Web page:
Association of socioeconomic and lifestyle-related risk factors with mental health conditions: A cross-sectional study

Miwako Nagasu, Kazutaka Kogi, Isamu Yamamoto

研究成果: Article

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Background: There is rising public concern over the widening health inequalities in many countries. The aim of this study was to clarify the associations of socioeconomic status (SES)-related variables, such as levels of household disposable income and employment status, and lifestyle factors with mental health conditions among Japanese adults aged 40 to 69. Methods: A cross-sectional study of 3085 participants (1527 males and 1558 females) was undertaken by using a self-administered questionnaire that included the Japanese version of the 12-item General Health Questionnaire (GHQ-12) and questions related to socioeconomic and lifestyle factors. Results: The prevalence of poor mental health conditions, represented by a GHQ-12 score of 4 or more, was 33.4% among males and 40.4% among females. Males whose annual household disposable income was less than 2 million yen had significantly higher GHQ-12 scores than those with an annual household disposable income above 2 million yen. As per binary logistic regression analyses, short sleep duration and the absence of physical exercise were significantly related to poor mental health conditions among both males and females. Among females, a household disposable income of less than 2 million yen could be a risk factor for poor mental health conditions. Age and habitual drinking were inversely associated with poor mental health conditions. Conclusions: Low levels of household disposable income and unhealthy lifestyle factors were significantly associated with mental health conditions. These results suggest the importance of improving unhealthy lifestyle behaviours and developing effective health promotion programmes. In addition, there is a need for social security systems for people from different socioeconomic backgrounds.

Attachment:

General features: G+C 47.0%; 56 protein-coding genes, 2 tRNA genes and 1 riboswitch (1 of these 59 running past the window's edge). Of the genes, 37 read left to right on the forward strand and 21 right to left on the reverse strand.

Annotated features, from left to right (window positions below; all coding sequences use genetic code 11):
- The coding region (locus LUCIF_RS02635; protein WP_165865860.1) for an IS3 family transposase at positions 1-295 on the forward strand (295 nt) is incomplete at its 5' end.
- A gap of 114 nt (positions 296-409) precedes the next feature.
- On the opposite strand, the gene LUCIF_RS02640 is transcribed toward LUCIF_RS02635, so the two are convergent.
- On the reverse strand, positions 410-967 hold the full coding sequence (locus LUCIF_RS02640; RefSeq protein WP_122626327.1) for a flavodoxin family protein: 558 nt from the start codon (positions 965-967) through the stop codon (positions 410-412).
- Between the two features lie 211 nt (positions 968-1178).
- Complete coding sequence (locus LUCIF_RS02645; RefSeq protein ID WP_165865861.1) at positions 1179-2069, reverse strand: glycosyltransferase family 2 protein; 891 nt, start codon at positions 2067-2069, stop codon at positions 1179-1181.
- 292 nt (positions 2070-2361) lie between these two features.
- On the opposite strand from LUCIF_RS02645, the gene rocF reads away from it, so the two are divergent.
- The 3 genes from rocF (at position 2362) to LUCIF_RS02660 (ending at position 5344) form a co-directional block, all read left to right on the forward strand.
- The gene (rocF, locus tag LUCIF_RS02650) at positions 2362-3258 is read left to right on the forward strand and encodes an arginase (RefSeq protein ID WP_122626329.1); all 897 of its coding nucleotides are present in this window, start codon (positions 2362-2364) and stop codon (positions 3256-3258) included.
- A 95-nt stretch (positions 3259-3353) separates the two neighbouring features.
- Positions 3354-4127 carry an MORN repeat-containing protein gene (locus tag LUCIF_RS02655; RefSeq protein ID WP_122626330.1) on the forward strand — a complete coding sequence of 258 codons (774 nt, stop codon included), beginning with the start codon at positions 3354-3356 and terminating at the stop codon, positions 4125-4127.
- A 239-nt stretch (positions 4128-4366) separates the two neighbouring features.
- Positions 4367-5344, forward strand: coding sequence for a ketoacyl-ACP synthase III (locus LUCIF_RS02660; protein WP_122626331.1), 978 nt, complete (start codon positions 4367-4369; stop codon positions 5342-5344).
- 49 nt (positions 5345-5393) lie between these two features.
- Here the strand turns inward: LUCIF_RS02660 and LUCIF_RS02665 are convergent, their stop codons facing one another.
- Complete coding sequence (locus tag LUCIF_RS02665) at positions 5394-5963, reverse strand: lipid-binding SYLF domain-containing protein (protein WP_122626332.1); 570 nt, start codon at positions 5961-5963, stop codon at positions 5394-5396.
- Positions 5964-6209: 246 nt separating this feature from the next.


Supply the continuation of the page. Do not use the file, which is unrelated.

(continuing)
元の言語English
記事番号1759
ジャーナルBMC public health
19
発行部数1
DOI
出版物ステータスPublished - 2019 12 30

ASJC Scopus subject areas

  • Public Health, Environmental and Occupational Health

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